Pro­jec­tion: First round

6. NOAH SPENCE East­ern Ken­tucky, 6-2, 251, 4.80 Low­down: Spence is a big-time ta­lent who wound up at East­ern Ken­tucky by way of failed drug tests. A five-star prospect and Pa­rade Mag­a­zine All-Amer­i­can out of Penn­syl­va­nia, Spence be­gan his ca­reer at Ohio State. He was banned from the school for fail­ing mul­ti­ple drug tests (ec­stasy) and wound up at East­ern Ken­tucky. Dom­i­nated in 2015 with 22½ tack­les for loss and 13½ sacks en route to All-Amer­ica sta­tus at the FCS level. Great en­durance through­out the course of a game. Plays fast for four quar­ters. Good speed and lat­eral quick­ness to avoid block­ers. Lacks height for an edge rusher. Arms are a touch short. Could add some strength. Spent time in re­hab for ec­stasy ad­dic­tion. “There’s a group of peo­ple I can’t hang with,” Spence said at the com­bine. “I have to be more my­self and stay away from that party scene. It was more like par­ty­ing and go­ing out. Ev­ery time I did it, it was me go­ing out and par­ty­ing.”

Pro­jec­tion: First or sec­ond round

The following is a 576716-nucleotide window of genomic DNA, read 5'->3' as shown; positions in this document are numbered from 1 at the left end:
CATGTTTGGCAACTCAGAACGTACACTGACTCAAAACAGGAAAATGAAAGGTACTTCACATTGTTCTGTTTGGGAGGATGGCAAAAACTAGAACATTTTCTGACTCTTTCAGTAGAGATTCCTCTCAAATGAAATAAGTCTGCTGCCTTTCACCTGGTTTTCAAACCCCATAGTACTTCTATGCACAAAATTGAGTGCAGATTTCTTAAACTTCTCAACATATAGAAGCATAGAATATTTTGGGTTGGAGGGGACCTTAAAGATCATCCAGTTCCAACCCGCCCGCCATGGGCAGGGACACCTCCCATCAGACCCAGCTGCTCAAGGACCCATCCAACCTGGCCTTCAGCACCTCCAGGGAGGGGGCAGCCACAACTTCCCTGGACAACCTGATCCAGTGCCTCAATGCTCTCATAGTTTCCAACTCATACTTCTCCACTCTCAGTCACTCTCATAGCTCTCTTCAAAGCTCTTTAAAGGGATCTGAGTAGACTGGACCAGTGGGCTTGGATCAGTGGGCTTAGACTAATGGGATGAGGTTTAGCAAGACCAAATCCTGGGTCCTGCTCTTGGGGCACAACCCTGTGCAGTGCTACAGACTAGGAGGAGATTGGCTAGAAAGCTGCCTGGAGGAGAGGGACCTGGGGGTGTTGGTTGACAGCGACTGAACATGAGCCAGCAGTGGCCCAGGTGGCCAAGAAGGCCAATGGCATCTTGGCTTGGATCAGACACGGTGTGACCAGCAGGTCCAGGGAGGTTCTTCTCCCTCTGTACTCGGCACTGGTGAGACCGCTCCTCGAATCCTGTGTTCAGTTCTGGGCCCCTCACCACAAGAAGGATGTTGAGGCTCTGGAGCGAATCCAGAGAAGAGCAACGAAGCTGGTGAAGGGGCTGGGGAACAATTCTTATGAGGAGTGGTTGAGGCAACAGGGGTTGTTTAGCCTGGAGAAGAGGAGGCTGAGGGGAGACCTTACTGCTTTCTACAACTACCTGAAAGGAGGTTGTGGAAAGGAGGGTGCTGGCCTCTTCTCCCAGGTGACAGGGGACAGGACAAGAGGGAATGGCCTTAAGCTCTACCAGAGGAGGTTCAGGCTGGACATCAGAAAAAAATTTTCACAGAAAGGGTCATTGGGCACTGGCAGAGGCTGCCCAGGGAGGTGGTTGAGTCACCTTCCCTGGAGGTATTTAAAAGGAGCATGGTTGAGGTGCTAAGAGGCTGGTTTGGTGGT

7. KEVIN DODD Clem­son, 6-5, 277, 4.86 Low­down: Like his team­mate Law­son, Dodd waited a long time for an op­por­tu­nity to start at Clem­son. Made the most of that chance in 2015 by tal­ly­ing 23½ tack­les for loss and 12 sacks. Amaz­ing per­for­mance in the na­tional cham­pi­onship game against Alabama — five tack­les for loss, three sacks — that likely boosted his draft stock con­sid­er­ably. Great frame for the next level. Checks boxes for height, weight, length and speed. Gen­er­ated 46 quar­ter­back pres­sures in 2015, up from just three the year prior. Plays smart foot­ball and minds his re­spon- sibilities. Just one year of sig­nif­i­cant play­ing time. Re­peats pass rush moves too of­ten. “I don’t re­ally know if there are any teams that are will­ing to put me up at stand­ing out­side line­backer, but I can do what­ever it takes,” Dodd said at the com­bine. “I did it at Clem­son. I feel com­fort­able drop­ping into space, cov­er­ing a tight end as well. I can do it.”